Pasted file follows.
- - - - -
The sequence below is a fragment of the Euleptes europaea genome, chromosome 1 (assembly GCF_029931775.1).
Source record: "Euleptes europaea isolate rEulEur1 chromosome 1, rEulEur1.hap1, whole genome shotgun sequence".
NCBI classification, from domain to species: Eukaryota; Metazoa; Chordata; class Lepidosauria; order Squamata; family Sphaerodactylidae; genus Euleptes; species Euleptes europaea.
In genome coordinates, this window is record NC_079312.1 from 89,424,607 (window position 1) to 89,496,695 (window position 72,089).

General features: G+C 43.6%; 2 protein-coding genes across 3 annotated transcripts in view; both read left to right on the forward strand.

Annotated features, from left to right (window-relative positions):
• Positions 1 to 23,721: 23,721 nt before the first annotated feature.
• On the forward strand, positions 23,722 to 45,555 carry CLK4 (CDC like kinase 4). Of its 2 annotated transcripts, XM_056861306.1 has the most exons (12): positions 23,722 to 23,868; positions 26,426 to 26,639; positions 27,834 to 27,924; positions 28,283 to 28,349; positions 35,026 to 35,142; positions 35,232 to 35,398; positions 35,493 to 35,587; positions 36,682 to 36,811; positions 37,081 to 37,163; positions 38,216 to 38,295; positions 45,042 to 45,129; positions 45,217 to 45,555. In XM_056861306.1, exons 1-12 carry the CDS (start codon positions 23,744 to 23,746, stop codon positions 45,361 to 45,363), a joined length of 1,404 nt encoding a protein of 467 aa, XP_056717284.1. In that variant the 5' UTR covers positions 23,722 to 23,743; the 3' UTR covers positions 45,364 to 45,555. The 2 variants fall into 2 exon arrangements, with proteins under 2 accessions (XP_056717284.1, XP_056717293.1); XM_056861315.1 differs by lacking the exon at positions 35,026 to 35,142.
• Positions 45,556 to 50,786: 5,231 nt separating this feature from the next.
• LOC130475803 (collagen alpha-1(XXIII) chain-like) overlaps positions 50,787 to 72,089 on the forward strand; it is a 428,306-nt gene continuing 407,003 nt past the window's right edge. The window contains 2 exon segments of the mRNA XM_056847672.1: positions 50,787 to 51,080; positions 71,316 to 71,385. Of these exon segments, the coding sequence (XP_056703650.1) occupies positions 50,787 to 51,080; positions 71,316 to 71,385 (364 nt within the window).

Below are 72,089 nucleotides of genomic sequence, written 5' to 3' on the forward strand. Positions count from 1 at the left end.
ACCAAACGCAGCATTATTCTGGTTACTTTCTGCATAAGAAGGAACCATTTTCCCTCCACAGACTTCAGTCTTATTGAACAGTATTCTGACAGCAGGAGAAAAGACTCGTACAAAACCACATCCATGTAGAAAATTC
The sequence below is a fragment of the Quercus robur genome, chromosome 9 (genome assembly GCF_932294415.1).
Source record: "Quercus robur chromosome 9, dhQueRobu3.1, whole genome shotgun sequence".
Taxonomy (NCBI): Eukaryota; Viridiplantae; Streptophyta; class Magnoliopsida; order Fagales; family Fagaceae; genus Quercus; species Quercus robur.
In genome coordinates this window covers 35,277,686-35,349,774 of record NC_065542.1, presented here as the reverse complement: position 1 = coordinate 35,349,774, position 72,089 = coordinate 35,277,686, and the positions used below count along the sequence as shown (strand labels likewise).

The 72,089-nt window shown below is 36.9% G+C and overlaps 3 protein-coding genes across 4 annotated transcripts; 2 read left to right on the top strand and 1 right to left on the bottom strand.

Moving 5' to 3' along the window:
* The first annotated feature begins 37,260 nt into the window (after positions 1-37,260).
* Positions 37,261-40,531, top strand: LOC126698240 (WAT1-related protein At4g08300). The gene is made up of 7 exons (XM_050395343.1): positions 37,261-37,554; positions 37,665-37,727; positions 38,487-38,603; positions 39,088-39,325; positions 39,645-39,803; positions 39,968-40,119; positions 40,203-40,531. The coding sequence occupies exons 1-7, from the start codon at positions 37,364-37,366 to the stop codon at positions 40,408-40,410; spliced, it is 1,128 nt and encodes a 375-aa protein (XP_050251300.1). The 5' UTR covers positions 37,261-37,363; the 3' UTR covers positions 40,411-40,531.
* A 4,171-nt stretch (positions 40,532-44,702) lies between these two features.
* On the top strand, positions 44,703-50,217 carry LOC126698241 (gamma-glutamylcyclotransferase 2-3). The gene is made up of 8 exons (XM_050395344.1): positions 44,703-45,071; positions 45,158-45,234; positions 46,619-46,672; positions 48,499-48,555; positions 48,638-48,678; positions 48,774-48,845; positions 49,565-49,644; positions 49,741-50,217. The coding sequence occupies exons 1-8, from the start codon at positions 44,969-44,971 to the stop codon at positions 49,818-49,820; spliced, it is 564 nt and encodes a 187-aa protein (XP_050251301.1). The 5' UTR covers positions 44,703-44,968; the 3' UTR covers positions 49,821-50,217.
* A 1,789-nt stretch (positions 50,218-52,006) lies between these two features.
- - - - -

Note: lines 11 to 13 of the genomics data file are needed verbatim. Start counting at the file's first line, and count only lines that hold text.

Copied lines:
Below are 72,089 nucleotides of genomic sequence, written 5' to 3' on the forward strand. Positions count from 1 at the left end.
ACCAAACGCAGCATTATTCTGGTTACTTTCTGCATAAGAAGGAACCATTTTCCCTCCACAGACTTCAGTCTTATTGAACAGTATTCTGACAGCAGGAGAAAAGACTCGTACAAAACCACATCCATGTAGAAAATTC
The sequence below is a fragment of the Quercus robur genome, chromosome 9 (genome assembly GCF_932294415.1).